The major differences are with the sugar glass you do not have to put your hands in it. Pulled and blown sugar require the person to pick up the sugar and pull or blow it. Thats where the blisters come in. Thanks for the nice comment. Hope that answers your question. Looking at the recipe I think I would actually make the cream of tartar optional. Reason being is that the acid gives the sugar elasicity something you do not want especially in cast sugar items because you want the piece to be structurally sound.

ophlya Posted 3 Dec 2005 , 5:28am
post #14 of 21

sugarcreations, your ingredients list has water, sugar, and cream of tartar but your instructions include corn syrup. . . how much corn syrup should be included?

Sory Posted 3 Dec 2005 , 5:52am
post #15 of 21

Yeah! I was trying to figure it out, but... icon_confused.gif Can you please, let us know?
Thank you in advance. thumbs_up.gif

SugarCreations Posted 3 Dec 2005 , 11:00am
post #16 of 21

OOOOOOOOOPS! Sorry that was a typo! No corn syrup guys!

lillykaci1 Posted 25 Aug 2007 , 7:49pm
post #17 of 21

thanks for posting.

MFitz Posted 16 Sep 2007 , 2:22pm
post #18 of 21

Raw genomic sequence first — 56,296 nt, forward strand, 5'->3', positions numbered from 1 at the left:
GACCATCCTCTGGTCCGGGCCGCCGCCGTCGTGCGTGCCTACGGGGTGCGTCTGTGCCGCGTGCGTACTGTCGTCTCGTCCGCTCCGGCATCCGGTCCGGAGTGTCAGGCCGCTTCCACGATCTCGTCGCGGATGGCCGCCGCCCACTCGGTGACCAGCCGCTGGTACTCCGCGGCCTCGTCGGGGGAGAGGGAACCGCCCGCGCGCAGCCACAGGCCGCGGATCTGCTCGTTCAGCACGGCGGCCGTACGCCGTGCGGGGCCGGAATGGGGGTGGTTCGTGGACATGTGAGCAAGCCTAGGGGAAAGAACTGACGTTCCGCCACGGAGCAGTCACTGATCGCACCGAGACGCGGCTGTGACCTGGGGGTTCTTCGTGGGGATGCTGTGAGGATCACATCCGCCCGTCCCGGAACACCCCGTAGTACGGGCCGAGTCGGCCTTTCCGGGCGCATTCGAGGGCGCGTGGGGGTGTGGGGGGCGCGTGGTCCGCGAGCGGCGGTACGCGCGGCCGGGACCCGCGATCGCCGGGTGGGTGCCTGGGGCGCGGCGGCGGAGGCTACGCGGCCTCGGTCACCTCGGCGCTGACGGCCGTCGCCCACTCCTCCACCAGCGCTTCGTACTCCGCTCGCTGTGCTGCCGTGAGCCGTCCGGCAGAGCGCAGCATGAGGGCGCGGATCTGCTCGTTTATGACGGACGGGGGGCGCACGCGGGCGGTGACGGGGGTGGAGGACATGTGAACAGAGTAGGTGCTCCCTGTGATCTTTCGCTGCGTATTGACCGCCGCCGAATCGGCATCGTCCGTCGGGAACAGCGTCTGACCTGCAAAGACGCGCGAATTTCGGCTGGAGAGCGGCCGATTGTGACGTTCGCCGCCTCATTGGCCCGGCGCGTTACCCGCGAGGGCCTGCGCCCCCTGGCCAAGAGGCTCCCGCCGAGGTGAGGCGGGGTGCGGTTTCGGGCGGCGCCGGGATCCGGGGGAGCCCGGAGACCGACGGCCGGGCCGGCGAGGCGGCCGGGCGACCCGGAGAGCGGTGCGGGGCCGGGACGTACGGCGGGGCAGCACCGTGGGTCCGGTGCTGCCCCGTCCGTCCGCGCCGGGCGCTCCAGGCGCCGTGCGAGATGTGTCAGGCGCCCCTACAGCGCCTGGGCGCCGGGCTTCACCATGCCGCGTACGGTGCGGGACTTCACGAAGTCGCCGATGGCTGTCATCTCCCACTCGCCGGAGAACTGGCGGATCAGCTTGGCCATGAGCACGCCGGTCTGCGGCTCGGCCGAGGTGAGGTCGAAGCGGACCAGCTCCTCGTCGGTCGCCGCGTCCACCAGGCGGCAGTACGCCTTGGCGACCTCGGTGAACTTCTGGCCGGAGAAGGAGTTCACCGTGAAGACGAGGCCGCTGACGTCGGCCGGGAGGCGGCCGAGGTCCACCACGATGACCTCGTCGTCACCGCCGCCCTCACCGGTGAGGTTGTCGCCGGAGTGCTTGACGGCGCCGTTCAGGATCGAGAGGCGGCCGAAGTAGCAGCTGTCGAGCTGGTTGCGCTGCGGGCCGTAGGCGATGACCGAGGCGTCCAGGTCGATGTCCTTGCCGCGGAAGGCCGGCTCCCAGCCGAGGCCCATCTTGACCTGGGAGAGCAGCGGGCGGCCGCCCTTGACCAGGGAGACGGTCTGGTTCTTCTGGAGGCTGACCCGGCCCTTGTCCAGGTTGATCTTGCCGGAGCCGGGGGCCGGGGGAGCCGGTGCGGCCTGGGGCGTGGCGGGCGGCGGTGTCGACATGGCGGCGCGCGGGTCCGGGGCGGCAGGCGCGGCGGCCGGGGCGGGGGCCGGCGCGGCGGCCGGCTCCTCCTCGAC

I am experimenting with making "Sugar Jewels"

Thanks for the sugar glass recipe!

Would that work if poured in a silicone mold? Is it possible to get a clear diamond effect? or if I wanted to do a "ruby" effect at what step would I add color? Is this recipe a substitute for isomelt?

Thanks for any advise!

SaintSam Posted 23 Jun 2011 , 3:13pm
post #19 of 21

Hello. I registered with this site just to answer your questions.

1) Corn syrup may actually add to the stickiness of the overall piece. Experiment with it and without it.

2) For those in the U.K. you may have a lot of trouble finding corn syrup. Use Liquid Glucose (about 79p from tesco baking aisle).

3) Add food colouring AFTER you have made the sugar solution. Adding it before will simply cause it to evaporate with the water.

4) YES, YOU DO NEED TO STIR IT. The sugar needs to dissolve into the water, achieved by stirring. The same goes for corn syrup or liquid glucose, if you are using it. To make brown sugar glass, simply burn the solution.

5) You can use Isomelt instead of sugar, but you may find this to be a lot more expensive than it needs to be, espcially if this is your first time making sugar glass.

6) Plain sugar glass IS clear if you have made it right. The solution will go from cloudy to clear it heats up. Images will appear warped through IT, but is IS clear.

Making the sugar glass is easy. Moulding it is the hard part.

I am currently working in SFX for a regional television channel in England - none of this is guesswork.

SaintSam Posted 23 Jun 2011 , 3:16pm
post #20 of 21

Sincere apologies if any of that smacked of arrogance.

bobwonderbuns Posted 23 Jun 2011 , 3:27pm
post #21 of 21

Great info!! icon_biggrin.gif